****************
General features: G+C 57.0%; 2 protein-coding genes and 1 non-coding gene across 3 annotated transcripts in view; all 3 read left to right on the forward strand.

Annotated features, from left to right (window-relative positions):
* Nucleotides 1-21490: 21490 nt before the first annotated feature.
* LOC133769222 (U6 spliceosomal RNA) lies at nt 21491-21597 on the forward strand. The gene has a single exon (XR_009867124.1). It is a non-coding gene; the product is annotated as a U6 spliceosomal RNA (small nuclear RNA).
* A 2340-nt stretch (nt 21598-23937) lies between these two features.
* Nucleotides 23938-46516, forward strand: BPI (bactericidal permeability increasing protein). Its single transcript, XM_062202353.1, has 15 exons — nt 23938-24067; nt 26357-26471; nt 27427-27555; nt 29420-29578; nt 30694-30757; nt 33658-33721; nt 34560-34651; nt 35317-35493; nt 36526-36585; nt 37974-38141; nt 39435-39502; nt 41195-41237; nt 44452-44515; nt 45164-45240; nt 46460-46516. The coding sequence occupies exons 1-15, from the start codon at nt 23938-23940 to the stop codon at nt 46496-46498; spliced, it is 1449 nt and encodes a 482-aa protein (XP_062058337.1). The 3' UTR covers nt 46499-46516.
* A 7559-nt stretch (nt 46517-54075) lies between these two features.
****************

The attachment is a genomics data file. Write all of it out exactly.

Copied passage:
General features: G+C 57.0%; 2 protein-coding genes and 1 non-coding gene across 3 annotated transcripts in view; all 3 read left to right on the forward strand.

Annotated features, from left to right (window-relative positions):
* Nucleotides 1-21490: 21490 nt before the first annotated feature.
* LOC133769222 (U6 spliceosomal RNA) lies at nt 21491-21597 on the forward strand. The gene has a single exon (XR_009867124.1). It is a non-coding gene; the product is annotated as a U6 spliceosomal RNA (small nuclear RNA).
* A 2340-nt stretch (nt 21598-23937) lies between these two features.
* Nucleotides 23938-46516, forward strand: BPI (bactericidal permeability increasing protein). Its single transcript, XM_062202353.1, has 15 exons — nt 23938-24067; nt 26357-26471; nt 27427-27555; nt 29420-29578; nt 30694-30757; nt 33658-33721; nt 34560-34651; nt 35317-35493; nt 36526-36585; nt 37974-38141; nt 39435-39502; nt 41195-41237; nt 44452-44515; nt 45164-45240; nt 46460-46516. The coding sequence occupies exons 1-15, from the start codon at nt 23938-23940 to the stop codon at nt 46496-46498; spliced, it is 1449 nt and encodes a 482-aa protein (XP_062058337.1). The 3' UTR covers nt 46499-46516.
* A 7559-nt stretch (nt 46517-54075) lies between these two features.